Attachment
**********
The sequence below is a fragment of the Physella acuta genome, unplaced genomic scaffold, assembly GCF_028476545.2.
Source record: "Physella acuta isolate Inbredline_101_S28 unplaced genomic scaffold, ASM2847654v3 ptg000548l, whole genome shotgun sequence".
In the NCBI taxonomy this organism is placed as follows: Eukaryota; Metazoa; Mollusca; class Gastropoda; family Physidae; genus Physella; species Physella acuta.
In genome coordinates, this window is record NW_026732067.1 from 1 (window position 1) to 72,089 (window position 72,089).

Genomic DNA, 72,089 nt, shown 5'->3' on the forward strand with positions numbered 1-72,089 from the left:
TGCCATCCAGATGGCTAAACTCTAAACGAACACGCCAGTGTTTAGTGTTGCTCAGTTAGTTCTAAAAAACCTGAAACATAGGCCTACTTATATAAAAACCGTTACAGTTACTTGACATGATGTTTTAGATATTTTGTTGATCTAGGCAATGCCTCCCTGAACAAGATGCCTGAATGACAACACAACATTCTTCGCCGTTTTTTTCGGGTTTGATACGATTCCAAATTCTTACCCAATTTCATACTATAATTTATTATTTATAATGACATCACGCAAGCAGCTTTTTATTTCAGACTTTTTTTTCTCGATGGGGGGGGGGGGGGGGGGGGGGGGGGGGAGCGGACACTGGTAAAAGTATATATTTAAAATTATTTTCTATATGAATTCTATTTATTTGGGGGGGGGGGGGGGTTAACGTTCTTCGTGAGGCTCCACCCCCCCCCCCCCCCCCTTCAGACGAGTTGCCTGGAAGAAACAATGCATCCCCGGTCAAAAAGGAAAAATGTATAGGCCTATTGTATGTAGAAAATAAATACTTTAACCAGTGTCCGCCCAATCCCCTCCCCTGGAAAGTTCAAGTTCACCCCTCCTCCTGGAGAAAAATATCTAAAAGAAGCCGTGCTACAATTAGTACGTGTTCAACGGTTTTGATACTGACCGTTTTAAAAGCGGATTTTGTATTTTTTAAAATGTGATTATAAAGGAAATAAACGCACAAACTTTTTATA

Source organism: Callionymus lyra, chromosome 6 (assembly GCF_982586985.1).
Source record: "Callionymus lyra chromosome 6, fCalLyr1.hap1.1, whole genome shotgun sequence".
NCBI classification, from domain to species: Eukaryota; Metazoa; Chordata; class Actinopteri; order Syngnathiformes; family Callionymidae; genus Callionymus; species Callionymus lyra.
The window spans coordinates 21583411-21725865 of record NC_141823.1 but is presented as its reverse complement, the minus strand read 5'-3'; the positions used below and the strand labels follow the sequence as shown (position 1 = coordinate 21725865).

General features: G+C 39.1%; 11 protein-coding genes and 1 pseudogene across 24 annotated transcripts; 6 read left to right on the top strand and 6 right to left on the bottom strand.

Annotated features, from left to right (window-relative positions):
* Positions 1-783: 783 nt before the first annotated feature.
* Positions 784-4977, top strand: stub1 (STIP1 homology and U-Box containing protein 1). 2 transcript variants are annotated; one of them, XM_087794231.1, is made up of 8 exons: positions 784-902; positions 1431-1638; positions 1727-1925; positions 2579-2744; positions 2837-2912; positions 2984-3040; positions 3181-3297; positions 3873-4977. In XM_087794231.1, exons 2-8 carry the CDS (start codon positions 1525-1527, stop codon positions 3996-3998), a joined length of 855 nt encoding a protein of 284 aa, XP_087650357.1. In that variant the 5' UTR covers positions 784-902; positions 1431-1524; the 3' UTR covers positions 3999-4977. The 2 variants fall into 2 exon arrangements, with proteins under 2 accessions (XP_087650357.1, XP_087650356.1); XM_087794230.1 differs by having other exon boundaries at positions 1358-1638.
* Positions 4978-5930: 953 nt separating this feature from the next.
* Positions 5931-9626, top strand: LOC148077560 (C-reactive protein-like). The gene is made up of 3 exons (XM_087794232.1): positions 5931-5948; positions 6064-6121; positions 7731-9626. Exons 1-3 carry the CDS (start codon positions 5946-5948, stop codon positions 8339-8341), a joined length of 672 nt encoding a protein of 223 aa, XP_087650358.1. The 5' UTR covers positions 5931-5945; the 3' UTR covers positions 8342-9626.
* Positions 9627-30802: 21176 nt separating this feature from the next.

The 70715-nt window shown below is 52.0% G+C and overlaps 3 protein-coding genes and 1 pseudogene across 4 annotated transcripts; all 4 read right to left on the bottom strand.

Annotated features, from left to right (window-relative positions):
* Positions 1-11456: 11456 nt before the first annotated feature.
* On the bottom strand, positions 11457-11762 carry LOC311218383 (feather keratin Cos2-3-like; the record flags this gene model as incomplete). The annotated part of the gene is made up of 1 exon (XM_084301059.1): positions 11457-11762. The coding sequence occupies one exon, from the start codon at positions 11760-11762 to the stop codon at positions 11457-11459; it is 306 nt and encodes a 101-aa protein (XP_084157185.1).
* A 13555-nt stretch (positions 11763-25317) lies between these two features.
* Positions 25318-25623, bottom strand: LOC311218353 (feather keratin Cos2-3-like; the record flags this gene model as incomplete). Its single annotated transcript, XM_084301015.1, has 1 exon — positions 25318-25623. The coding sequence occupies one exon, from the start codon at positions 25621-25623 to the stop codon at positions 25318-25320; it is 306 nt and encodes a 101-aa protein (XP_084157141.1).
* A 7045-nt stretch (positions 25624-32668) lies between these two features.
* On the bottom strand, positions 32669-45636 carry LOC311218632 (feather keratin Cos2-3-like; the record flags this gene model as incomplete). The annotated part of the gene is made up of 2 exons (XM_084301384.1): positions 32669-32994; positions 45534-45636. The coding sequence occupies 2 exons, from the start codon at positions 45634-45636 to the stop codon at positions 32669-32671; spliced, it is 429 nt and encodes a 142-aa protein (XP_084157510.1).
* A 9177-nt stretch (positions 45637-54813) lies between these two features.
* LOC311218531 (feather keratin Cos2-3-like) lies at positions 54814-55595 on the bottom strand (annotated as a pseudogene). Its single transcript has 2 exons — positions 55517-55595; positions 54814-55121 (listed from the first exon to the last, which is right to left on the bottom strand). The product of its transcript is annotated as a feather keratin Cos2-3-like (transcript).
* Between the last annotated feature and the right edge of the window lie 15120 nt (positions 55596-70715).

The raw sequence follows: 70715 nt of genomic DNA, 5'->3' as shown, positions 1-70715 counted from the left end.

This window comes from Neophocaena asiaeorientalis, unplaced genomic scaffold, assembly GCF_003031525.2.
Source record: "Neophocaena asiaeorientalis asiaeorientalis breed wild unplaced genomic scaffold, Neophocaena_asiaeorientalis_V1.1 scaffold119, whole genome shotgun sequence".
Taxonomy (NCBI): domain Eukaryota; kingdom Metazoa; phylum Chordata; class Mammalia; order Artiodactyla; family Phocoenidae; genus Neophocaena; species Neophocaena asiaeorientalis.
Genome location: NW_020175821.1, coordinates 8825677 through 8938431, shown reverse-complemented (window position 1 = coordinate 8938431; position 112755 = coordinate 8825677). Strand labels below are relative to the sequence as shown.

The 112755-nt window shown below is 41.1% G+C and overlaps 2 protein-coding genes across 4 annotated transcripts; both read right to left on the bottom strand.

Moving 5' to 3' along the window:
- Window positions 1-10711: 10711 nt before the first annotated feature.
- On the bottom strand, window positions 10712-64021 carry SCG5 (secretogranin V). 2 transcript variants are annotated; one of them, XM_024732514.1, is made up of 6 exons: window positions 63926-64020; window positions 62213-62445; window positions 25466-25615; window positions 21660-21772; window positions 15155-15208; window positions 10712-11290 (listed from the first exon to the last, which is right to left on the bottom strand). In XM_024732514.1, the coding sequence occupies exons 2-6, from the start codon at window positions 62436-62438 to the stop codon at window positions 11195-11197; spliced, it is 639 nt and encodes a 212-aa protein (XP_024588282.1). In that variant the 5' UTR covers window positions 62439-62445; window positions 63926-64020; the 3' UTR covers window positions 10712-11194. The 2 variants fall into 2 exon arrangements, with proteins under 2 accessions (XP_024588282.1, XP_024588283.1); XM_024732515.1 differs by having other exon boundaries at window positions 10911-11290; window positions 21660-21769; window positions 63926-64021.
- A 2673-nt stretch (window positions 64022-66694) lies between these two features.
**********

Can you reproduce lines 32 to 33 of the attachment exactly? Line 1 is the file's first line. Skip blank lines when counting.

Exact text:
Taxonomy (NCBI): domain Eukaryota; kingdom Metazoa; phylum Chordata; class Mammalia; order Artiodactyla; family Phocoenidae; genus Neophocaena; species Neophocaena asiaeorientalis.
Genome location: NW_020175821.1, coordinates 8825677 through 8938431, shown reverse-complemented (window position 1 = coordinate 8938431; position 112755 = coordinate 8825677). Strand labels below are relative to the sequence as shown.